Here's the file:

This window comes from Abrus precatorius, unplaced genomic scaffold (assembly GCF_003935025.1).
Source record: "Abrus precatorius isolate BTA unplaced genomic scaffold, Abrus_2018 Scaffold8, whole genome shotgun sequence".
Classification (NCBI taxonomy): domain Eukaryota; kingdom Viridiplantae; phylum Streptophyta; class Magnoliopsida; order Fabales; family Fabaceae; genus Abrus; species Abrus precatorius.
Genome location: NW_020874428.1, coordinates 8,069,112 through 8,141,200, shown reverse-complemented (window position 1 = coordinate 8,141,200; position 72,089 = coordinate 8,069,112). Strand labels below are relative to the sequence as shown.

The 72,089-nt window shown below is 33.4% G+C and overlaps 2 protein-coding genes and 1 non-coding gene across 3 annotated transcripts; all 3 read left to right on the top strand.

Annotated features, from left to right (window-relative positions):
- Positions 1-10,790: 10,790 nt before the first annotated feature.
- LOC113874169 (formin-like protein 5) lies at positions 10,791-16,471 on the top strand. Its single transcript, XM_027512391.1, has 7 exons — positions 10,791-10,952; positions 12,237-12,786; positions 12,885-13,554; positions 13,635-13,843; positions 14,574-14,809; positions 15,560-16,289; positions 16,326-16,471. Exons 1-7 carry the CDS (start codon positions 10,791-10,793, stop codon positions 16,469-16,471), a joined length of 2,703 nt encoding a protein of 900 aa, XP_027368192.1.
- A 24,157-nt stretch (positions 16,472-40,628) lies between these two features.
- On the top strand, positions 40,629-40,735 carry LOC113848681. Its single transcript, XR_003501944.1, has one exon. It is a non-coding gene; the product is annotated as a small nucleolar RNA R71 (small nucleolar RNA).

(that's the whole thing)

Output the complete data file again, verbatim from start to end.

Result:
This window comes from Abrus precatorius, unplaced genomic scaffold (assembly GCF_003935025.1).
Source record: "Abrus precatorius isolate BTA unplaced genomic scaffold, Abrus_2018 Scaffold8, whole genome shotgun sequence".
Classification (NCBI taxonomy): domain Eukaryota; kingdom Viridiplantae; phylum Streptophyta; class Magnoliopsida; order Fabales; family Fabaceae; genus Abrus; species Abrus precatorius.
Genome location: NW_020874428.1, coordinates 8,069,112 through 8,141,200, shown reverse-complemented (window position 1 = coordinate 8,141,200; position 72,089 = coordinate 8,069,112). Strand labels below are relative to the sequence as shown.

The 72,089-nt window shown below is 33.4% G+C and overlaps 2 protein-coding genes and 1 non-coding gene across 3 annotated transcripts; all 3 read left to right on the top strand.

Annotated features, from left to right (window-relative positions):
- Positions 1-10,790: 10,790 nt before the first annotated feature.
- LOC113874169 (formin-like protein 5) lies at positions 10,791-16,471 on the top strand. Its single transcript, XM_027512391.1, has 7 exons — positions 10,791-10,952; positions 12,237-12,786; positions 12,885-13,554; positions 13,635-13,843; positions 14,574-14,809; positions 15,560-16,289; positions 16,326-16,471. Exons 1-7 carry the CDS (start codon positions 10,791-10,793, stop codon positions 16,469-16,471), a joined length of 2,703 nt encoding a protein of 900 aa, XP_027368192.1.
- A 24,157-nt stretch (positions 16,472-40,628) lies between these two features.
- On the top strand, positions 40,629-40,735 carry LOC113848681. Its single transcript, XR_003501944.1, has one exon. It is a non-coding gene; the product is annotated as a small nucleolar RNA R71 (small nucleolar RNA).